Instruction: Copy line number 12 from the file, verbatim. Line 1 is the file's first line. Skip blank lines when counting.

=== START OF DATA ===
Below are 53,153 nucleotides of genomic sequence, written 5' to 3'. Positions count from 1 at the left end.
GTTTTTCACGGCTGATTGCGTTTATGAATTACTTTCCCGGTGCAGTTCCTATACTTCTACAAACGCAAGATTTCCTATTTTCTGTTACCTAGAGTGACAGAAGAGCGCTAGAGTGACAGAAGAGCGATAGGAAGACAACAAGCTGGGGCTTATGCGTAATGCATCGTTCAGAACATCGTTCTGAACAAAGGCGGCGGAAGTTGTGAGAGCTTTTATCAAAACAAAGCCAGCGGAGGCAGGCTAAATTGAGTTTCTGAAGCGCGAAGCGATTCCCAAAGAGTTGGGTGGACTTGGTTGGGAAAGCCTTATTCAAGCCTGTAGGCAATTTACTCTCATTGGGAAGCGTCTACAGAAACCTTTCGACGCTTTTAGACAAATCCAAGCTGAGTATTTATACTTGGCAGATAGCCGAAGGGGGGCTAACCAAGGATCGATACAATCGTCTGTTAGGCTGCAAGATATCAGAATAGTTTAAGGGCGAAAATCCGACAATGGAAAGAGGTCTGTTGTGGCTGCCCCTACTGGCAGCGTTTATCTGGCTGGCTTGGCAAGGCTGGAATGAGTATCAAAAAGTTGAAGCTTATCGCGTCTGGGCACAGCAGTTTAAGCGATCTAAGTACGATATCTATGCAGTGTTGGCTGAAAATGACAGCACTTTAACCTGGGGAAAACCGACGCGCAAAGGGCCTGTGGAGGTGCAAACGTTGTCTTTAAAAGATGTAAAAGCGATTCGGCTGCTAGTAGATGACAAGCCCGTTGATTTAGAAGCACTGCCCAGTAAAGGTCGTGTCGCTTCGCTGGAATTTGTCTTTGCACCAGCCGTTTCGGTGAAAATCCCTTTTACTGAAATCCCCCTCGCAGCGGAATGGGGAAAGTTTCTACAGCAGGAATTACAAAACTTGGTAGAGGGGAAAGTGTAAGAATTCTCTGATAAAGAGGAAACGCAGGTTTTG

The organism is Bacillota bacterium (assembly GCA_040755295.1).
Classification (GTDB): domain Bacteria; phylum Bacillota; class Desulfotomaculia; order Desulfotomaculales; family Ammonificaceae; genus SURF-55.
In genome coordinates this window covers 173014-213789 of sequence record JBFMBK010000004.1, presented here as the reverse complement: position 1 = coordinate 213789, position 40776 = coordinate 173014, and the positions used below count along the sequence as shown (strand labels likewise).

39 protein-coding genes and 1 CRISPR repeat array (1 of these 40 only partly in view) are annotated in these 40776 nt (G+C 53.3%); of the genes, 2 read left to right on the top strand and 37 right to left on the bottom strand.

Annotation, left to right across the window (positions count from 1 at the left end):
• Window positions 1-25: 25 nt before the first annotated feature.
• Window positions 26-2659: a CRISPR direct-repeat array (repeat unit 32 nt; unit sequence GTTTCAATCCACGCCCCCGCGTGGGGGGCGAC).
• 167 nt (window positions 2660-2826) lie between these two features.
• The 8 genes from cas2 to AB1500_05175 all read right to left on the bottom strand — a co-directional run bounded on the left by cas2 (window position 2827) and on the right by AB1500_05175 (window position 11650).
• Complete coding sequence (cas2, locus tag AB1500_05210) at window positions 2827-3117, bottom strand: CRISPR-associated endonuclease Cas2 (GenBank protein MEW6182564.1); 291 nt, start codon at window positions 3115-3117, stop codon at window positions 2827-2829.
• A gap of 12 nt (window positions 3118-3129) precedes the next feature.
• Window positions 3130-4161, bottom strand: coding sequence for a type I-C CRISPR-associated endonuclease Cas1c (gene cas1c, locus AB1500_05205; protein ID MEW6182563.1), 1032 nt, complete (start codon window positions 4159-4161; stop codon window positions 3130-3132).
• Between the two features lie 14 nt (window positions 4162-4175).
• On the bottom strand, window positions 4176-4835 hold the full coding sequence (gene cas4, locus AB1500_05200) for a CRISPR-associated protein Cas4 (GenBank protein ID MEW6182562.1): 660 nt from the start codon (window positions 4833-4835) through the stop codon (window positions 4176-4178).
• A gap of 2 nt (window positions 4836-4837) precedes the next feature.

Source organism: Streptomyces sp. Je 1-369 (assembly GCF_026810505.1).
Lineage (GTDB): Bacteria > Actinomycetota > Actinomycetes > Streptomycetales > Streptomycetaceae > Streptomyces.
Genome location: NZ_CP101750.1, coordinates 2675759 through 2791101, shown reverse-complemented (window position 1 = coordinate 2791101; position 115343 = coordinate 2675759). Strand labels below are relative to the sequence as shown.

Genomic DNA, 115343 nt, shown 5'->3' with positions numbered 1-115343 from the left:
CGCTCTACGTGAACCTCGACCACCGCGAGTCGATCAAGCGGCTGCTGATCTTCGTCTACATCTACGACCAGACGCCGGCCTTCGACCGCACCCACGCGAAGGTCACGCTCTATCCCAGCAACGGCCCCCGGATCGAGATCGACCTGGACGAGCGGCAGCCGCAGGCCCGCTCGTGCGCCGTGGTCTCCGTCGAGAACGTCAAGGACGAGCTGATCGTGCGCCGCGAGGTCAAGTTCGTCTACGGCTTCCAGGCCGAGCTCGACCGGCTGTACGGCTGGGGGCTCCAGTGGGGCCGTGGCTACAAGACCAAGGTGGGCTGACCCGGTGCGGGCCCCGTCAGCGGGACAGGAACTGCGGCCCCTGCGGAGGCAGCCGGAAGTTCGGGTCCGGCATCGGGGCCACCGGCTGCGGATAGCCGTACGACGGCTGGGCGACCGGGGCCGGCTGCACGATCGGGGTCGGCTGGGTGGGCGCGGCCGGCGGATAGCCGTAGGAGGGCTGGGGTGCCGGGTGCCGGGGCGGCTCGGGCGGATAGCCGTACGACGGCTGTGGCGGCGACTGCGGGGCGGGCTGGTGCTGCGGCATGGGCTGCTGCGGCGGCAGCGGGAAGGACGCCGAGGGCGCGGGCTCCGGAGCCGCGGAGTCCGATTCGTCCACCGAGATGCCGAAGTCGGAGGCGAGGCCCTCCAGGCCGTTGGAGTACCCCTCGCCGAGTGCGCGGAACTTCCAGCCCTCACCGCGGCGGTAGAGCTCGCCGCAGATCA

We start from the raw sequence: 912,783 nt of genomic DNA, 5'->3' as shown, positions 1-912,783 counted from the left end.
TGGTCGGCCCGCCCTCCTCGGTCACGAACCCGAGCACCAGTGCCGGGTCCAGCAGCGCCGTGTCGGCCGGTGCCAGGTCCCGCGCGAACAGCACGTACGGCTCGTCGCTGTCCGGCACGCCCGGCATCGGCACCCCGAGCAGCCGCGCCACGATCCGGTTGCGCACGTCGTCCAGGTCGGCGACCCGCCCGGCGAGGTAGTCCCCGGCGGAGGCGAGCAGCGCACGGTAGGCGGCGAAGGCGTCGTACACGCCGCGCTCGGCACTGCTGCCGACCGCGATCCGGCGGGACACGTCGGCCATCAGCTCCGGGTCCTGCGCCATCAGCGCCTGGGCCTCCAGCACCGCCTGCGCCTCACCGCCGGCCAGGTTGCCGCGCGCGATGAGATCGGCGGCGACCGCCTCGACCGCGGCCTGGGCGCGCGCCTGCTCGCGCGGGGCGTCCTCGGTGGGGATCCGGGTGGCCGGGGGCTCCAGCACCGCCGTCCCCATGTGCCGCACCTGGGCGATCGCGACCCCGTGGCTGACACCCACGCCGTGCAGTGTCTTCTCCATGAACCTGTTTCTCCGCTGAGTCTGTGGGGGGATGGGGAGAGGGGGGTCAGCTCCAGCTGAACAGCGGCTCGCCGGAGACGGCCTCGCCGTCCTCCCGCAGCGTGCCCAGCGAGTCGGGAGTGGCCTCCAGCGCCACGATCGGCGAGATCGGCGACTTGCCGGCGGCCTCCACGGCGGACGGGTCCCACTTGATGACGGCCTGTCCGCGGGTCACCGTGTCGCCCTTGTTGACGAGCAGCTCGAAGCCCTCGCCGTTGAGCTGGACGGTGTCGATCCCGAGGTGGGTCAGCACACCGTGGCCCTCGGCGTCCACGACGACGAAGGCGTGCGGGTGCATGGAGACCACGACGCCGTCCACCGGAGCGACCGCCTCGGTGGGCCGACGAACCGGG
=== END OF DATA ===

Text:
• Complete coding sequence (cas2, locus tag AB1500_05210) at window positions 2827-3117, bottom strand: CRISPR-associated endonuclease Cas2 (GenBank protein MEW6182564.1); 291 nt, start codon at window positions 3115-3117, stop codon at window positions 2827-2829.